For the past two years, the Star Tribune and the Pennsylvania research firm WorkplaceDynamics have set out to identify Minnesota's Top Workplaces. We have consistently found that good employers share similar traits that workers consider important, among them:
Feeling "genuinely appreciated.''
Believing that the organization is "going in the right direction.''
Having "confidence in the leader of the organization.''
Some familiar names have ranked among the top large-company workplaces in both 2010 and 2011, including General Mills and Thrivent Financial. And some lesser-known companies also claimed top spots, including gas and groceries chain Kwik Trip; education publisher Pearson and realty company Keller Williams.
Desireé Goret, who has worked at the Kwik Trip in Eagan, told the Star Tribune: "When I first got the job, I was so excited to go to work I was even having dreams about Kwik Trip.''
University of St. Thomas management professor Mick Sheppeck explained how valuable a top workplace can be: "An engaged workforce has a financial return on investment. If the workforce is more satisfied, it will meet more goals.'' See last year's report at www.startribune.com/topworkplaces2011.
The Star Tribune is once again working with WorkplaceDynamics to produce the Top Workplaces publication for 2012. As we did last year, we will be searching statewide, looking for the best places to work throughout Minnesota.
And it's time to get started on our 2012 survey.
If you know of a company, nonprofit or government agency with 50 or more employees that deserves to be considered for this year's Top Workplaces ranking, go to startribune.com/topworkplaces. You can also call 612-605-3306.
We encourage individuals, employers or employees to nominate their companies and tell us what makes them great places to work. The nominations must be submitted Feb. 24. In June, results will be published online at startribune.com and in a special print section. Thanks in advance for your help.
We're more worried about our waistlines than our wallets. That's one conclusion that can be drawn from a recent study of consumers by Allianz Life Insurance of North America.
After several years of high unemployment, sagging home prices and a volatile stock market, Joe and Jane Lunch Pail are more focused on resolving to improve their "health/wellness" in 2012 than make and stick to a financial plan.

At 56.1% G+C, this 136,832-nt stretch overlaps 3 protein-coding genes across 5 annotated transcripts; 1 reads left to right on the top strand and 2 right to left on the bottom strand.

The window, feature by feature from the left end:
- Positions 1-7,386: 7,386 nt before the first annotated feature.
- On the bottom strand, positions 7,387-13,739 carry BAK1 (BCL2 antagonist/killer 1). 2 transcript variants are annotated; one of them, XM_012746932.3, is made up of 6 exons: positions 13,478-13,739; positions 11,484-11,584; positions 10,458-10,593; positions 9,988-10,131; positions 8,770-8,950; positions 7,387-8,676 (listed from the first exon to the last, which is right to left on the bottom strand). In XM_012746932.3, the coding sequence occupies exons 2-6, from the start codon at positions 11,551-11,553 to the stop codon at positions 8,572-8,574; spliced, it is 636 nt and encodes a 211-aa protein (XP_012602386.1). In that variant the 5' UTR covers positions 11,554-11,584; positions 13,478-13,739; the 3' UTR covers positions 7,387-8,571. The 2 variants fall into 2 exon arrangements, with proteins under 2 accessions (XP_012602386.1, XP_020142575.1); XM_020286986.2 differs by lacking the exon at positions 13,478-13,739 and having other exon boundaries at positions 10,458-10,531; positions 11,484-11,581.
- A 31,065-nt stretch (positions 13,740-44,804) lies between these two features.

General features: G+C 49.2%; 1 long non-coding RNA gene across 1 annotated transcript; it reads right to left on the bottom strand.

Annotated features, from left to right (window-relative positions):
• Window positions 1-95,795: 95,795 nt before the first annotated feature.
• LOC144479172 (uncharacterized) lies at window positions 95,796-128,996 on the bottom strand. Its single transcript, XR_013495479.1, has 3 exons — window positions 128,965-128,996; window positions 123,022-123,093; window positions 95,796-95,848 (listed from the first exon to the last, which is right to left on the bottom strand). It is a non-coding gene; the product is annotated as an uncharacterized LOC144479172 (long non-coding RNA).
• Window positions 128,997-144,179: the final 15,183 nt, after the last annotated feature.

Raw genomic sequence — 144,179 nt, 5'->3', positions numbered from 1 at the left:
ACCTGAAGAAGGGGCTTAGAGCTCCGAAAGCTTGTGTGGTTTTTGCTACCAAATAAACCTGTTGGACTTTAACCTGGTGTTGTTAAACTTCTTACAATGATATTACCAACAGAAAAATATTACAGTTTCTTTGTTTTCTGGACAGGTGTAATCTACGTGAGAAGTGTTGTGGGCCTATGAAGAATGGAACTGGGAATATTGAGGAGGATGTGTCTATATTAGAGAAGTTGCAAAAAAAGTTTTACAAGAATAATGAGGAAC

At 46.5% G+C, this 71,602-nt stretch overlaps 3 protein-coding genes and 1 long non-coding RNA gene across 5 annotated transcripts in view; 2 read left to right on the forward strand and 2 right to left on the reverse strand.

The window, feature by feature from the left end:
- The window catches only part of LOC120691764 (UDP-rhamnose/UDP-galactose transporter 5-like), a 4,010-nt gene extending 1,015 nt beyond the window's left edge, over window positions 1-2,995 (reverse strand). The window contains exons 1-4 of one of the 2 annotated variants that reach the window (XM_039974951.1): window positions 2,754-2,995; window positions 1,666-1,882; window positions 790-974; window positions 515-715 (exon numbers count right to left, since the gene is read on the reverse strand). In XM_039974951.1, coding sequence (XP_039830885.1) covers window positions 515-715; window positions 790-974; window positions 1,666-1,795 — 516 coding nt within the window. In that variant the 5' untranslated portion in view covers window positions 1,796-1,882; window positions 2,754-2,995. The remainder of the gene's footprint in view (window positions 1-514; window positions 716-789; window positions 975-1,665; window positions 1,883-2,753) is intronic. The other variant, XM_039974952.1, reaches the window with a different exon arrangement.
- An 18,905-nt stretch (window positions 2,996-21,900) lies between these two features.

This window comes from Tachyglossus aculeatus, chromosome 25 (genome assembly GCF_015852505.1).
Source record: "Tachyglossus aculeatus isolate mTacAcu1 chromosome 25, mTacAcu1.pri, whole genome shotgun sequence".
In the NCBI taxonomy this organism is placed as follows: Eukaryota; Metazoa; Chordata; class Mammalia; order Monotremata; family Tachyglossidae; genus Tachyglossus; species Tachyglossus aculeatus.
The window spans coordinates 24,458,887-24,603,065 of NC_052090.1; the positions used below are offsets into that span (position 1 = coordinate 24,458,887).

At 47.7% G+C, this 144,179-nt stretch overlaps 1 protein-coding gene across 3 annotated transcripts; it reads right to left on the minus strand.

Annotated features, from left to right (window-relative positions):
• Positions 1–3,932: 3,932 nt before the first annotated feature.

The November-December online survey of 1,000 adults by Synovate's eNation for Allianz, found that the most important focus areas for 2012 are health and wellness (45 percent), financial stability (30 percent), employment (15 percent), education (7 percent) and leisure.
About two-thirds do not plan to engage in any financial planning in 2012 and the primary reason is that 35 percent of respondents checked "don't make enough to worry about it" and 23 percent said they already have a financial plan.
Katie Libbe, vice president of consumer insights at Allianz, acknowledged that it's normal for paycheck-to-paycheck folks to be most concerned about getting or retaining a job, but this lack of "financial focus" is at the highest level in the survey's three-year history.
"More and more Americans reach retirement without a traditional pension plan and people increasingly need to rely on themselves," Libbe said. "Whether you do it yourself, through a range of free and inexpensive tools online, or seek the help of a financial professional, the last few years have taught us that we must prepare for uncertainty and risk.''
Allianz, which tends to focus on people in the pre-retirement years, sells annuities that are designed to generate steady streams of income in retirement years.
The goal: develop a drying device that will increase the fruit's shelf life so that more of it can be milled into a gluten-free flour.
Breadfruit is an underutilized staple, recognized for its potential to provide food security in tropical regions. One breadfruit tree produces, on average, 200 fruits per season -- a higher yield per acre than wheat and corn. The fruit, named for its bread-like fragrance, is high in carbohydrates and nutritional value.
"Tropical island nations are getting more populous, and islands also have limited land space ... not conducive to growing wheat or corn," said Camille George, an associate professor in the School of Engineering at St. Thomas. "If these designs work ... it could impact many people."
"There are other dryers in the world -- that are big, bulky and permanent -- but we hope this one will be innovative in its simplicity.''
The winning design will be introduced in Jamaica and Haiti to increase food security and to promote small business ventures and stimulate local economies.
Contact George at firstname.lastname@example.org. Final dryer designs must be submitted by Feb. 1 to: University of St. Thomas, Peace Engineering Initiative, School of Engineering OSS 100, 2115 Summit Av., St. Paul, MN 55105.
The first- and second-place teams will get a $3,000 and $500 prize, respectively. The winner also will get a trip to Hawaii in March to demonstrate the prototype.